Founder of System Logic, Co-Author of Meltdown
- Complexity is unavoidable, so here is how to think about it in order to manage it successfully.
- Why it is important to consider how many things have to go RIGHT for your project to succeed.
- The importance of developing a test and feedback cadence in your work.
- The myth of the open door policy.
- How a Toronto hospital cut down unnecessary (and costly) x-rays by changing its protocol
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2:41 Chris tells about the time when a physics professor took the time to explain a difficult subject to him, and eventually took him under his wing, and the impact that had on his young mind.
3:56 “When you’re doing science, you don’t always have the answer, and sometimes you get an answer that you don’t expect…the world is not a straightforward and linear place.”
4:46 Chris describes his role working for James Street, and using computers to recognize how much things were worth.
6:58 “Once I understood the trading and I understood the infrastructure and the regulatory stuff and the way everything came together, I switched to a role where I was looking at these bigger questions of risk.”
9:00 How reading about aviation infrastructure, or lack thereof, in Asia allowed Chris to see the complexity inherent in the system.
9:24 “Why do some organizations do a great job of making decisions in really complex environments and managing risk and others do not?”
9:58 “Aviation has figured out how to manage some of these risks prospectively.”
11:00 The genesis of starting his own firm.
11:57 Chris recounts his interest in the BP oil spill. “I was really interested in understanding what happened, and as I dug in more and more…I became fascinated with how the accident happened.”
12:37 “The greatest environmentalist in the last 50 years, might’ve been someone at BP who said, ‘No, this isn’t the right way to do this.’”
13:53 The reason to buy down risk. “There are things happening in the world that [people] don’t quite understand that will affect their business.”
15:18 The importance of preparing for the “knock-on” consequences.
15:58 “It’s not about figuring out what hatch to close, it’s about developing a different perspective and saying: ‘Oh, these things might interact in a way that causes a big problem.’”
16:24 “We wear a seatbelt not because we know the exact kind of accident we’re going to get into, we wear a seatbelt because we want to protect ourselves regardless of the accident.”
17:34 On the post-disaster case study. “I think what that training did was give them the confidence they needed so that they were able to, the next time these things came up, not only deal with it in real time but see the precursors.”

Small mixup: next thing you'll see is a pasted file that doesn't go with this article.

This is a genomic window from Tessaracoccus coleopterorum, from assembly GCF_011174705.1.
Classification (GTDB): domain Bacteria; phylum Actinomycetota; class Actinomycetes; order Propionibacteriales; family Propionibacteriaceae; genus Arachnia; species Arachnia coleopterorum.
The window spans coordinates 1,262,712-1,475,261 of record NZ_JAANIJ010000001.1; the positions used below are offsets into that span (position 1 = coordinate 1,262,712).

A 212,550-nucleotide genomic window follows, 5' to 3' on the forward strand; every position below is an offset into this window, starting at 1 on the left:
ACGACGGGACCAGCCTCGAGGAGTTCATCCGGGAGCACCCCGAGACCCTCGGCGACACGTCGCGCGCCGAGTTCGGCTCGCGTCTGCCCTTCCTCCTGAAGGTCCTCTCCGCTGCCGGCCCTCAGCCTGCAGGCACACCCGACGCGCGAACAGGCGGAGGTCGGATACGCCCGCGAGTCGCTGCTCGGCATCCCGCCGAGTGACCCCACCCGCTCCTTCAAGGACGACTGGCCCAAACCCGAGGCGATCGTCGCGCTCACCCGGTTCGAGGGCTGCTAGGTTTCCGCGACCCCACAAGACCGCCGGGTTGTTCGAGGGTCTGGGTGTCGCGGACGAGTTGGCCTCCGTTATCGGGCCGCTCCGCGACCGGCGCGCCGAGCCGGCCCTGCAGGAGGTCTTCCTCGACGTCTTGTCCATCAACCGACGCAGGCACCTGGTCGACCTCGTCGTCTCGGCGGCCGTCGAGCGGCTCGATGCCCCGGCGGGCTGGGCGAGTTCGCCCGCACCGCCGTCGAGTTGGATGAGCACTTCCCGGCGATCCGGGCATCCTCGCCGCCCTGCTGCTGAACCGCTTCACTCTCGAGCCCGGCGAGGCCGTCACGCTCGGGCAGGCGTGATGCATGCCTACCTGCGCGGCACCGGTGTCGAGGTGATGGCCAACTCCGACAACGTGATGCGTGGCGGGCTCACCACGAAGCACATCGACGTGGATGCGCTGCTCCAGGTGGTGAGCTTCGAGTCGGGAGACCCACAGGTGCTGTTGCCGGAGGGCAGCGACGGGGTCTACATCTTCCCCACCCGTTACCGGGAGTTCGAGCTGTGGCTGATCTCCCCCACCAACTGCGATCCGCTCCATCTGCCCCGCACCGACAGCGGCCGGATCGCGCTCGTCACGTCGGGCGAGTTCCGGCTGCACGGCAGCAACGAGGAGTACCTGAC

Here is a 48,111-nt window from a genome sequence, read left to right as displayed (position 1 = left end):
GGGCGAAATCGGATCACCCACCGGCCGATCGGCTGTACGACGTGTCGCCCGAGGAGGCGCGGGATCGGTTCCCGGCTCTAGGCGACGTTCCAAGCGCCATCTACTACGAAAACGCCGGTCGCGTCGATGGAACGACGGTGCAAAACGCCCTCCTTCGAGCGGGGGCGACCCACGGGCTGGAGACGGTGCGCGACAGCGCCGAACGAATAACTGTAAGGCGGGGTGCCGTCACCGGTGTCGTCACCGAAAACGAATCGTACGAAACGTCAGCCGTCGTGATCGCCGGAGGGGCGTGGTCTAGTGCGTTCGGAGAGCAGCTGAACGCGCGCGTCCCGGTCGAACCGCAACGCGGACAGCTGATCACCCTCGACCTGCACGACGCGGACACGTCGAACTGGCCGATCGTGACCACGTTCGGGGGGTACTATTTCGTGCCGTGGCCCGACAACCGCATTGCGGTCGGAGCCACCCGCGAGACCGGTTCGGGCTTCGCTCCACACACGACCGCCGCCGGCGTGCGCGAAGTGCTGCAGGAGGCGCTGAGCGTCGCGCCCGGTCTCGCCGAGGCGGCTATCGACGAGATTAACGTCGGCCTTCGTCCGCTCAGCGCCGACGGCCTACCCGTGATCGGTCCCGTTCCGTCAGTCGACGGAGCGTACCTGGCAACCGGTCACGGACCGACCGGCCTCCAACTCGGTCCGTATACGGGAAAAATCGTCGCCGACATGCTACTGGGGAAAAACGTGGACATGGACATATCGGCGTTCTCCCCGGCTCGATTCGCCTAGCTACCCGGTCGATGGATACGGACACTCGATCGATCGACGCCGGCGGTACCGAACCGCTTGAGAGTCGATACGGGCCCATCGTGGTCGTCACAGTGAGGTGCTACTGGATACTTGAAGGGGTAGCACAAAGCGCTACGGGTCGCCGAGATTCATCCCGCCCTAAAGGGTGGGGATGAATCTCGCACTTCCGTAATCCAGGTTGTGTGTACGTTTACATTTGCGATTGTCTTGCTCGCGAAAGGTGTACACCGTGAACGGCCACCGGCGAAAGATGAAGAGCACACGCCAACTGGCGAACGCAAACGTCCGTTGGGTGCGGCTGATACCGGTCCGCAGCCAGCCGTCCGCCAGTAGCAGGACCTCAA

19:12 “In this day and age, there is so much more interconnectedness and complexity.”
20:02 How the Meltdown Quiz can you help you think better about your existing systems. “How many things in this project have to go right for this project to succeed?”
22:28 “We need to add structure to our thinking…we do a lot of work with leaders to help them develop a process to add that structure to their thinking.”
23:05 How to avoid falling into the trap of making the situation more complex than it needs to be.”
26:10 What it means to, as Cal Newport named it, “do deep work.”
27:16 How Chris tracks his deep work hours.
27:53 “I realized that my morning routine with my five-year-old son looked a lot like a crisis.”
30:44 Why you should start your meetings a little bit differently.”
33:18 How doctors in Toronto figured out that asking patients a handful of questions could quickly determine whether or not the patient needed an x-ray.
35:00 “An open door policy is not enough.”
37:25 Chris’s three big takeaways.
Before starting System Logic, Chris worked as a derivatives trader at a prestigious proprietary trading firm focused on understanding and hedging risk. After years as a trader in New York, Tokyo, and Hong Kong, his role matured from trading to analyzing the financial and regulatory risks inherent in the business of technologically complex high-speed trading to devising policies that mitigate those risks.
He co-authoredMeltdown: Why Our Systems Fail and What We Can Do About It with András Tilcsik, a Toronto business-school professor, to tell us how and why.
He graduated from Harvard College, where he studied physics and biology and is a licensed commercial pilot. He now lives and works in Seattle, WA with his family.
For more information, visit the Rethink Risk website.
Contact Info for Chris Clearfield
Web address: https://www.rethinkrisk.net/
Travels from: Seattle, WA